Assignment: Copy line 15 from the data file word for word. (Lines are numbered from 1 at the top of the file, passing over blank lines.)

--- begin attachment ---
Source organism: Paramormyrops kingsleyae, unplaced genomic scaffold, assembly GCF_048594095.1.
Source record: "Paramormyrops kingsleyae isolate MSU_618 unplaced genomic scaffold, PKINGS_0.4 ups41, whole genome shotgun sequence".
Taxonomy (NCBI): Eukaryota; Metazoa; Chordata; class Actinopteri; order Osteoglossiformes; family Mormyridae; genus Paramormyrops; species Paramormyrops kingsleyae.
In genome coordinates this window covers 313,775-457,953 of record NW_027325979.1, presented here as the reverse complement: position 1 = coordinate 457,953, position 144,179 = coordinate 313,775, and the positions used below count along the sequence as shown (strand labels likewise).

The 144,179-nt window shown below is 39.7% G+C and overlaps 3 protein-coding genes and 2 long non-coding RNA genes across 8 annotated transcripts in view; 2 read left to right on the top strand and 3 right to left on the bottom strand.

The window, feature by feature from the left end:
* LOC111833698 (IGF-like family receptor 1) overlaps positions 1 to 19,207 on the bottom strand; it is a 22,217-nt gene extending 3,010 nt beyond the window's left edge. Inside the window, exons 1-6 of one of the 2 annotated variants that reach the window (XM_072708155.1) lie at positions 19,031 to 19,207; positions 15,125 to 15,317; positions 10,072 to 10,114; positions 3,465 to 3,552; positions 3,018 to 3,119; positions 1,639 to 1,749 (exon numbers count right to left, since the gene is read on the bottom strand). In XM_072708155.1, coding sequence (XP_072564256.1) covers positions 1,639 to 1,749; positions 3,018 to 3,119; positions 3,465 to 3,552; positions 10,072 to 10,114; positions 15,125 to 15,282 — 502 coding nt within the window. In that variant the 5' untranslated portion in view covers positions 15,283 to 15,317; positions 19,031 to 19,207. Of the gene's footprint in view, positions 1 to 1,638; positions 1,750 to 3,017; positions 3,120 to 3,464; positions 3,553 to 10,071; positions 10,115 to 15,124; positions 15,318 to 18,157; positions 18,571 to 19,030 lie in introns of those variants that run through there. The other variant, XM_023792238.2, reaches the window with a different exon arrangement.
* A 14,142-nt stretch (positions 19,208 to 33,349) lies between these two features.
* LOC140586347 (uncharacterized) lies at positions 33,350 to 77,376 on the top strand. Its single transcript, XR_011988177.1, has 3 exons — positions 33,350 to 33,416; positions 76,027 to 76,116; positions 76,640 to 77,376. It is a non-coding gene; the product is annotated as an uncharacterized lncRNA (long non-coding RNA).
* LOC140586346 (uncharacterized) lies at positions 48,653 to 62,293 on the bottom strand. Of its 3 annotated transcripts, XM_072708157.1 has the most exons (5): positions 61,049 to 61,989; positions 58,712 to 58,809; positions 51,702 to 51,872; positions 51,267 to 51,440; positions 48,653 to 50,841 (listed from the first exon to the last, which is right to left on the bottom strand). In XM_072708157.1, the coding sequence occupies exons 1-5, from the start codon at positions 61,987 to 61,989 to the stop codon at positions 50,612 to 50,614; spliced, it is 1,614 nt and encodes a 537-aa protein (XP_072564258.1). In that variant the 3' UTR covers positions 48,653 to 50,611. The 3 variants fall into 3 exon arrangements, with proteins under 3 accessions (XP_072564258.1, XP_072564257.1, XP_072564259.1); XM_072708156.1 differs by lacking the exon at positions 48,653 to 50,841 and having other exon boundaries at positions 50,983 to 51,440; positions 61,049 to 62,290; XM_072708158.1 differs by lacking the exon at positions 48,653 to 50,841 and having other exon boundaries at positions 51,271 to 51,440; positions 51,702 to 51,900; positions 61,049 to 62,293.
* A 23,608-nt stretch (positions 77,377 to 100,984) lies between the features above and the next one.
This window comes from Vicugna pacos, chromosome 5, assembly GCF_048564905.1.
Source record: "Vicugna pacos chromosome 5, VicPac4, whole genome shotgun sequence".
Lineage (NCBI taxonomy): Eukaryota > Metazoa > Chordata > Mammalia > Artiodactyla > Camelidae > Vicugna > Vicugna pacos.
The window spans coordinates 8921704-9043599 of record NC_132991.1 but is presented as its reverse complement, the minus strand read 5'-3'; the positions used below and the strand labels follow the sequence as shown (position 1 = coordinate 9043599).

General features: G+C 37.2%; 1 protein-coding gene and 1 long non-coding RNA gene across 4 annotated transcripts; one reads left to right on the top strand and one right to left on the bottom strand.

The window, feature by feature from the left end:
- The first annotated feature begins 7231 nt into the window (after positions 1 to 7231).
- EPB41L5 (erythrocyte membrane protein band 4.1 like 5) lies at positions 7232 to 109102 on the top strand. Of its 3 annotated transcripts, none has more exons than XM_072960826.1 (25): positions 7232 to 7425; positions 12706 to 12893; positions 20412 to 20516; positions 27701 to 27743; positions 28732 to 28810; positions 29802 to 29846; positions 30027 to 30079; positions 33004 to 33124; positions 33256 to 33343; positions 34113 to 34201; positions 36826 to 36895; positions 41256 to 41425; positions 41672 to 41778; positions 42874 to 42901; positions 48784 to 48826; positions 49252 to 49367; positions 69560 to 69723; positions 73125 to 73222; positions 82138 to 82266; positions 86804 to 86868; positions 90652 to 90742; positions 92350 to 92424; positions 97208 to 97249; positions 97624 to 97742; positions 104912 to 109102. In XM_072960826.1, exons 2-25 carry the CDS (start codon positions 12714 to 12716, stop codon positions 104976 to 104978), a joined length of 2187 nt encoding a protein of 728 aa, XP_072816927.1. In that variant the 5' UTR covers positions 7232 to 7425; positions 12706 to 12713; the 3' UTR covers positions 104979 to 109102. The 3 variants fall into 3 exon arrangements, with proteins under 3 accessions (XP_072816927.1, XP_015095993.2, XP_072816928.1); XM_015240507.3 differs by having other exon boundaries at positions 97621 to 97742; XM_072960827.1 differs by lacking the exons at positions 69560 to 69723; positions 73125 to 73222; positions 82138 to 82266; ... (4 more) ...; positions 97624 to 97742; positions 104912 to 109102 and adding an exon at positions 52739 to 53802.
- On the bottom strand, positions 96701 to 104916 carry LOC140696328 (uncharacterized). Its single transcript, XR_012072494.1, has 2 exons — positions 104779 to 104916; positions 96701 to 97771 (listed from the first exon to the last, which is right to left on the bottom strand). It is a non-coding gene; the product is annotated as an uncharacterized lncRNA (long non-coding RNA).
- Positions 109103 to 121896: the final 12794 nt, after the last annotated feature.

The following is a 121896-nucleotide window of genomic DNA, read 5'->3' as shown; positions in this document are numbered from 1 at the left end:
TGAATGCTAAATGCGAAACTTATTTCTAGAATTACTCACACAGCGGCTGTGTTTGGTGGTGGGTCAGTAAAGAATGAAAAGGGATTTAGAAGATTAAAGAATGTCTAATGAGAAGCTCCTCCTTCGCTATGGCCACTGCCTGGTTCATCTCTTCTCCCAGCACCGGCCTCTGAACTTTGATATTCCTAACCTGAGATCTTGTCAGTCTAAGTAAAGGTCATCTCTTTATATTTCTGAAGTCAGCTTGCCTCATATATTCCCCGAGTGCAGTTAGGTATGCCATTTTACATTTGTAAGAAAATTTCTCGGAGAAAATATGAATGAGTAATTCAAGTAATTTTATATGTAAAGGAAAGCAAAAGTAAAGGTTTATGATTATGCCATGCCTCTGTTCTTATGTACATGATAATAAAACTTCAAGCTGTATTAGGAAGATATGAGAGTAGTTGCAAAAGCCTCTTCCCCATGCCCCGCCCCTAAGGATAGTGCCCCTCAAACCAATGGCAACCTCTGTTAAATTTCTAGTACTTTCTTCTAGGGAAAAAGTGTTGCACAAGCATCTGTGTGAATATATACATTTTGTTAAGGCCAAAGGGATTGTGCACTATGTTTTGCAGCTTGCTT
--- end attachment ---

The window spans coordinates 8921704-9043599 of record NC_132991.1 but is presented as its reverse complement, the minus strand read 5'-3'; the positions used below and the strand labels follow the sequence as shown (position 1 = coordinate 9043599).